On the very same day that the entire world learned about the tragic events unfolding in Paris, France, a young woman, in a small community here and close to home, was the innocent victim of an equally tragic hit and run.
Jolene Styres’ body was found by local Six Nations police, after being alerted by family that she had not returned home as expected. Left in a ditch to succumb to her injuries, by the driver of the vehicle which hit her…this young 32 year old woman, mourned and missed by family and community, may never make international news….but her life, like that of all others, deserves it.
Naturally, in reaction to tragic events, people look to point fingers and place blame, largely in an attempt to call out and try to prevent such tragedies from happening again. Despite the usual supportive and compassionate coming together, as demonstrated by countries around the world in response to the attacks on Paris, there is also a great divide, disconnect and threat of further violence as differences of opinion and ways of reacting to tragedy clash.
Although the differences of opinion and perspectives are all natural, and necessary to move forward through the grieving process, one community member’s response to the backlash against police for not preventing such an accident stood out to me.
Please read Laurie A. Hill’s response to the backlash, particularly against the police. In a day and age where the much needed shift in our systems and power is hovering on the edge, I believe that it is imperative to remember many of the sentiments which Laurie sheds light on.
Community. Acting together peacefully, positively, and with open minds and compassionate hearts.
……I completely agree, this is a human problem, not a police problem. Every time something happens down here, people blame the cops for not doing their jobs. They are doing the best they can in a community full of every kind of people, with some who some times make very bad choices. We do have a serious problem down here with drugs and alcohol and people speeding. Everyone knows that. Many people also know who the drug dealers and boot leggers are but look the other way. We live in a small community and word gets around. It is time we all stepped up to help make changes in our community. We can all affect positive change to happen. To just constantly blame the cops for things wrong in our community is very unfair, unrealistic, and not very responsible. They are not the ones making people act as they do around here. Our community is in a state of mourning for all the beautiful souls we have lost recently. This is a time when we need to come together, not keep disagreeing and blaming and pointing fingers. People tend to forget our police force is made up of our own community members who have families here and have feelings of pain and loss just like the rest of us when we lose people. They knew and are sometimes related to these people also. Its time we all had more compassion for everyone in our community. Take care everyone.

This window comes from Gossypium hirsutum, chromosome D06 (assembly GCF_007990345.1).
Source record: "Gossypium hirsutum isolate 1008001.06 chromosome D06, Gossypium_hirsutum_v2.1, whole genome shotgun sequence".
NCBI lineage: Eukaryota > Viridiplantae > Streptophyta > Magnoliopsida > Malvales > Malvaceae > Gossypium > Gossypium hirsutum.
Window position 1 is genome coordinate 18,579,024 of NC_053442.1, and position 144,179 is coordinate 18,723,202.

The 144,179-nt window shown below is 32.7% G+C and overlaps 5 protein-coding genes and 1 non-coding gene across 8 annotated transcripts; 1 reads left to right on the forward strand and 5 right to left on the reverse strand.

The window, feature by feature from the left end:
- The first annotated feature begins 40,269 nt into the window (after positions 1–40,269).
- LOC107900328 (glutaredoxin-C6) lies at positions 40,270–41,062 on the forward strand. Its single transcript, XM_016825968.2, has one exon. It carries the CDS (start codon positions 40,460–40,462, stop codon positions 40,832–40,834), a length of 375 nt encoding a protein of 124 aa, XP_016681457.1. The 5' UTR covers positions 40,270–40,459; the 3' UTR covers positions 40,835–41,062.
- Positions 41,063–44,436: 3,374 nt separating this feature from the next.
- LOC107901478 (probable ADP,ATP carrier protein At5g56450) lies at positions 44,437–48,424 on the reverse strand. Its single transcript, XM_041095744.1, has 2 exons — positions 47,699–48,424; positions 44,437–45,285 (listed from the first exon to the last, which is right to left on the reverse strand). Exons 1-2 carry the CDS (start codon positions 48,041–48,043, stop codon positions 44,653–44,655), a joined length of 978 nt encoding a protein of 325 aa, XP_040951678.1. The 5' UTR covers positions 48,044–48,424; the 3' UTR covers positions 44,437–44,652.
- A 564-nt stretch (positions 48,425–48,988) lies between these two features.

Thank you Laurie for your words, full of wisdom and compassion….hope and proactive power.
Please keep this conversation going so that we may support each other, work together, and move towards the future…stronger and more powerful than ever.
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Take care of each other. Take care of yourself.